them first as disciples, and then as assistants and helpers: “Daughters, hear my words in hope; this day of the year cherish the memory of, in labour with hope.” For it was “in labour” that they followed Him, and “with hope” did they minister to Him.  On the subject of parables, let it suffice that it has been once for all shown that this kind of language4186

    4186 Eloquii.

    was with equal distinctness promised by the Creator. But there is that direct mode of His speaking4187

    4187 Pronunciatio.

    to the people—“Ye shall hear with the ear, but ye shall not understand”4188

    4188


    Anf-03 v.iv.v.xxxiv Pg 55
    See Isa. lii. 7, xxxiii. 14 (Sept.), and Amos ix. 6.

    Down in hell, however, it was said concerning them: “They have Moses and the prophets; let them hear them!”—even those who did not believe them or at least did not sincerely4856

    4856 Omnino.

    believe that after death there were punishments for the arrogance of wealth and the glory of luxury, announced indeed by Moses and the prophets, but decreed by that God, who deposes princes from their thrones, and raiseth up the poor from dunghills.4857

    4857


    Anf-03 v.iv.v.xxxiv Pg 49
    Isa. xxxiii. 14–16, according to the Septuagint, which has but slight resemblance to the Hebrew.

    Now, although this everlasting abode is promised, and the ascending stories (or steps) to heaven are built by the Creator, who further promises that the seed of Abraham shall be even as the stars of heaven, by virtue certainly of the heavenly promise, why may it not be possible,4850

    4850 Cur non capiat.

    without any injury to that promise, that by Abraham’s bosom is meant some temporary receptacle of faithful souls, wherein is even now delineated an image of the future, and where is given some foresight of the glory4851

    4851 Candida quædam prospiciatur: where candida is a noun substantive (see above, chap. vii. p. 353).

    of both judgments? If so, you have here, O heretics, during your present lifetime, a warning that Moses and the prophets declare one only God, the Creator, and His only Christ, and how that both awards of everlasting punishment and eternal salvation rest with Him, the one only God, who kills and who makes alive.  Well, but the admonition, says Marcion, of our God from heaven has commanded us not to hear Moses and the prophets, but Christ; Hear Him is the command.4852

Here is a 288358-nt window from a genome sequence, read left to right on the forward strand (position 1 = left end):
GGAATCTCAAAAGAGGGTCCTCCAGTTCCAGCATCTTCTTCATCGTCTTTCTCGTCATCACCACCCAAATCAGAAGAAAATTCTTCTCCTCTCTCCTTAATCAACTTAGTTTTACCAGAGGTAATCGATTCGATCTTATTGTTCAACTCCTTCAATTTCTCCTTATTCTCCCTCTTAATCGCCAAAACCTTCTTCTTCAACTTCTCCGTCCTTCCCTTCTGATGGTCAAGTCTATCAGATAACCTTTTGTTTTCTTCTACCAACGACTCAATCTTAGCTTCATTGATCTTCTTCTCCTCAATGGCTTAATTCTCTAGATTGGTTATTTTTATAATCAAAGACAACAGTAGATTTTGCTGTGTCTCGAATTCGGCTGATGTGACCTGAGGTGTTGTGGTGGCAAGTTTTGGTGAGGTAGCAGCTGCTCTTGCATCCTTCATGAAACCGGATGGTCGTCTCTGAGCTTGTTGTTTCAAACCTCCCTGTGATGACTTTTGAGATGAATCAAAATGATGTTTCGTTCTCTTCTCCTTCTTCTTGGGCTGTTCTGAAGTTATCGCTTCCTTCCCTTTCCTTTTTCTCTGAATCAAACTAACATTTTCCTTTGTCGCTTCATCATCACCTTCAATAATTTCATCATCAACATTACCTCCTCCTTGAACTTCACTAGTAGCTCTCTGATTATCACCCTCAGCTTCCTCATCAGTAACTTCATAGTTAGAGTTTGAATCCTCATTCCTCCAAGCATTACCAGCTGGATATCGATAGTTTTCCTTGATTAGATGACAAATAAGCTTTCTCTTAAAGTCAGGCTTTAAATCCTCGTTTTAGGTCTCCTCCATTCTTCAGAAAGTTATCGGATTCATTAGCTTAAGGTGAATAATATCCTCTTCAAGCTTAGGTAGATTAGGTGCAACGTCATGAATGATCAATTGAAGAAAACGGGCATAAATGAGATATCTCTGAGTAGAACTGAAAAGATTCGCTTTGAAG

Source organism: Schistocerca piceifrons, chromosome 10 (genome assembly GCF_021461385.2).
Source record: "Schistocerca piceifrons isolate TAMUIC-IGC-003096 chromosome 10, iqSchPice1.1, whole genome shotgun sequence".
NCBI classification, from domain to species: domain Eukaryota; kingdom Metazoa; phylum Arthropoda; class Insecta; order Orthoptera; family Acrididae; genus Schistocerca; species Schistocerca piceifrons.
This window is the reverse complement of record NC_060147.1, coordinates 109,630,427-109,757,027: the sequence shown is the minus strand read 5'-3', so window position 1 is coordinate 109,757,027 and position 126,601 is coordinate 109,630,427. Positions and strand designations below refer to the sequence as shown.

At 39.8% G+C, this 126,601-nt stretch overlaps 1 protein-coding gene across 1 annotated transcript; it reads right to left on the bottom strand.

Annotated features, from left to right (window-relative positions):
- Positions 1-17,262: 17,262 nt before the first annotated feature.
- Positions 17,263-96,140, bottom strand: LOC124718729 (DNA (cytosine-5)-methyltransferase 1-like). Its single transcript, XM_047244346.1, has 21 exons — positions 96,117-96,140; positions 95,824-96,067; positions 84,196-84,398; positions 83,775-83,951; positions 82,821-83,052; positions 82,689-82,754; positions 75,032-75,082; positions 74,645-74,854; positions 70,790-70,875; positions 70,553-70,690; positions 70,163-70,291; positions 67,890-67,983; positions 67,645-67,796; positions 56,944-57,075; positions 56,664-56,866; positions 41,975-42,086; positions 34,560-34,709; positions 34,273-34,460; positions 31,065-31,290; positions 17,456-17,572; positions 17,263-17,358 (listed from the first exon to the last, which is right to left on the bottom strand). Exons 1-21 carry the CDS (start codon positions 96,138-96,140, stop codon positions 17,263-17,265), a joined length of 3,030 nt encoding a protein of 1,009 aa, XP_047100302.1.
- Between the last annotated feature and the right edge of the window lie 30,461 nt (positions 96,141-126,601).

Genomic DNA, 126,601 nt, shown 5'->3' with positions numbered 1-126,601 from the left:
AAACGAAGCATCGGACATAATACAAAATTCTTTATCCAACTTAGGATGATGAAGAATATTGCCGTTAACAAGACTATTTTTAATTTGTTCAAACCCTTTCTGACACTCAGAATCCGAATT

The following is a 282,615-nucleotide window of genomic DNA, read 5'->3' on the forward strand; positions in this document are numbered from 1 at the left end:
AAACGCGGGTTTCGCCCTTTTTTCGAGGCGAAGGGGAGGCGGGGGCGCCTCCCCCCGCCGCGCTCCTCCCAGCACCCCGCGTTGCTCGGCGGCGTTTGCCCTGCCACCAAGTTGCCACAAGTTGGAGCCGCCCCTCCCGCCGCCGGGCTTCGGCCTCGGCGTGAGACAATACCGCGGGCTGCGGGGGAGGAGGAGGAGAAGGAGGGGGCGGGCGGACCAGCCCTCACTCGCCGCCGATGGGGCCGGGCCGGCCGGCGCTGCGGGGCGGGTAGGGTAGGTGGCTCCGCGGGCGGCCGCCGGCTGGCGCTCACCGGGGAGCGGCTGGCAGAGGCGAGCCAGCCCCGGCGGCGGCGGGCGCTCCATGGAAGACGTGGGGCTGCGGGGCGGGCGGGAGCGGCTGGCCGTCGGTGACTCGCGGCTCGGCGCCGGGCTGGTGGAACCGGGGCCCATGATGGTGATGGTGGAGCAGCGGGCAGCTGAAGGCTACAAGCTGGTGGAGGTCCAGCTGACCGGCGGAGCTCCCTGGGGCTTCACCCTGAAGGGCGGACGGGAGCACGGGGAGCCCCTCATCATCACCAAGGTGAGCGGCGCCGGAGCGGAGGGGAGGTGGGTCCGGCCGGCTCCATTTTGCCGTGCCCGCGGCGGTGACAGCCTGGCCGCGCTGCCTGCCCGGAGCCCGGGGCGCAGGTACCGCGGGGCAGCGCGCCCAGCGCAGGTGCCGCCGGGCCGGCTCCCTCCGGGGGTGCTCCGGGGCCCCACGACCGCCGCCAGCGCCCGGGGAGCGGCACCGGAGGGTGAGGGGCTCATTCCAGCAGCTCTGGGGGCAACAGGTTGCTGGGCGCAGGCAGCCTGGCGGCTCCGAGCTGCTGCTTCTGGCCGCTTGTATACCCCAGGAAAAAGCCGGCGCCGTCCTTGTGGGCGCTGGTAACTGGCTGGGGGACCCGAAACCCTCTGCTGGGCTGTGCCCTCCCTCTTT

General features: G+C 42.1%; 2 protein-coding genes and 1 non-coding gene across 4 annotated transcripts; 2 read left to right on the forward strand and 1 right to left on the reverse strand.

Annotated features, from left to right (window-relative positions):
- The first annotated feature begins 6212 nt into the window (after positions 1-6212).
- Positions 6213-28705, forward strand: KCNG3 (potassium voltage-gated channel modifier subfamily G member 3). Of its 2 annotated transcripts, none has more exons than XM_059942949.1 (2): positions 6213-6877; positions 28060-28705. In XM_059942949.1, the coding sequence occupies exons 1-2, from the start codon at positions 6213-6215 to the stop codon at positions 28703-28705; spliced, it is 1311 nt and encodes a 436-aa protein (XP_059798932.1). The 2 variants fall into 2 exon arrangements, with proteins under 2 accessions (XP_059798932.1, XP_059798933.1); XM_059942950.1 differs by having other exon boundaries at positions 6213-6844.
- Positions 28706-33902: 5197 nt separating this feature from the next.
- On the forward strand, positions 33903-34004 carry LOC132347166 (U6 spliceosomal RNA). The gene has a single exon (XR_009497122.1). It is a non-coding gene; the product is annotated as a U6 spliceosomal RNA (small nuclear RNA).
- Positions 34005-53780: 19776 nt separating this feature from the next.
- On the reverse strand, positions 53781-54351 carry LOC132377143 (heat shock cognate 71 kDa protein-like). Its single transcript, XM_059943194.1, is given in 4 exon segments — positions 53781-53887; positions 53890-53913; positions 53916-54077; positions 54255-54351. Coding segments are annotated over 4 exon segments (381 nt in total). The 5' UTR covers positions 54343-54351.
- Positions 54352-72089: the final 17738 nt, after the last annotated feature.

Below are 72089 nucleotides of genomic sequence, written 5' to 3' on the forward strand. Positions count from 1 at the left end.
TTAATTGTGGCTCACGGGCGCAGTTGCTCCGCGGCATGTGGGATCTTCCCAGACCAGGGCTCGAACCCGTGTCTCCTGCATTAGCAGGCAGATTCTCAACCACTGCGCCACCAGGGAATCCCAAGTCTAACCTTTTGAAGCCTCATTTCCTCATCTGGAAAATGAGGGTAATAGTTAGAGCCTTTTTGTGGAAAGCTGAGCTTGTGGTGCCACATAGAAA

4852


    Anf-01 ix.vi.xxxiv Pg 52
    Isa. vi. 1; Ps. cx. 1.

    others beheld Him coming on the clouds as the Son of man;4293

    4293


    Anf-02 ii.ii.iii Pg 4.1
    αὐτοῦ to God, in opposition to the translation given by Abp. Wake and others.

    neither walks in the ordinances of His appointment, nor acts a part becoming a Christian,16

    16


    Anf-02 vi.iii.i.viii Pg 22.1


    Anf-03 v.iv.vi.xiv Pg 50
    Rom. xii. 19; quoted from Deut. xxxii. 25.

    Live peaceably with all men.”5885

    5885


    Anf-03 v.iv.v.xxxiii Pg 26
    Isa. ii. 12 (Sept).

    I can now make out why Marcion’s god was for so long an age concealed. He was, I suppose, waiting until he had learnt all these things from the Creator. He continued his pupillage up to the time of John, and then proceeded forthwith to announce the kingdom of God, saying: “The law and the prophets were until John; since that time the kingdom of God is proclaimed.”4796

    4796


    Anf-01 ix.vi.xxxiv Pg 95
    Isa. ii. 17.

    —it is thus indicated that, after His passion and ascension, God shall cast down under His feet all who were opposed to Him, and He shall be exalted above all, and there shall be no one who can be justified or compared to Him.


    Anf-02 ii.iv.ix Pg 71.1


    Npnf-201 iii.xii.xi Pg 17


    Anf-03 v.iv.v.xxxix Pg 13
    Zech. ix. 15, 16 (Septuagint).

    etc. And that you may not suppose that these predictions refer to such sufferings as await them from so many wars with strangers,5026

    5026 Allophylis.

    consider the nature (of the sufferings).  In a prophecy of wars which were to be waged with legitimate arms, no one would think of enumerating stones as weapons, which are better known in popular crowds and unarmed tumults.  Nobody measures the copious streams of blood which flow in war by bowlfuls, nor limits it to what is shed upon a single altar. No one gives the name of sheep to those who fall in battle with arms in hand, and while repelling force with force, but only to those who are slain, yielding themselves up in their own place of duty and with patience, rather than fighting in self-defence. In short, as he says, “they roll as sacred stones,” and not like soldiers fightStones are they, even foundation stones, upon which we are ourselves edified—“built,” as St. Paul says, “upon the foundation of the apostles,”5027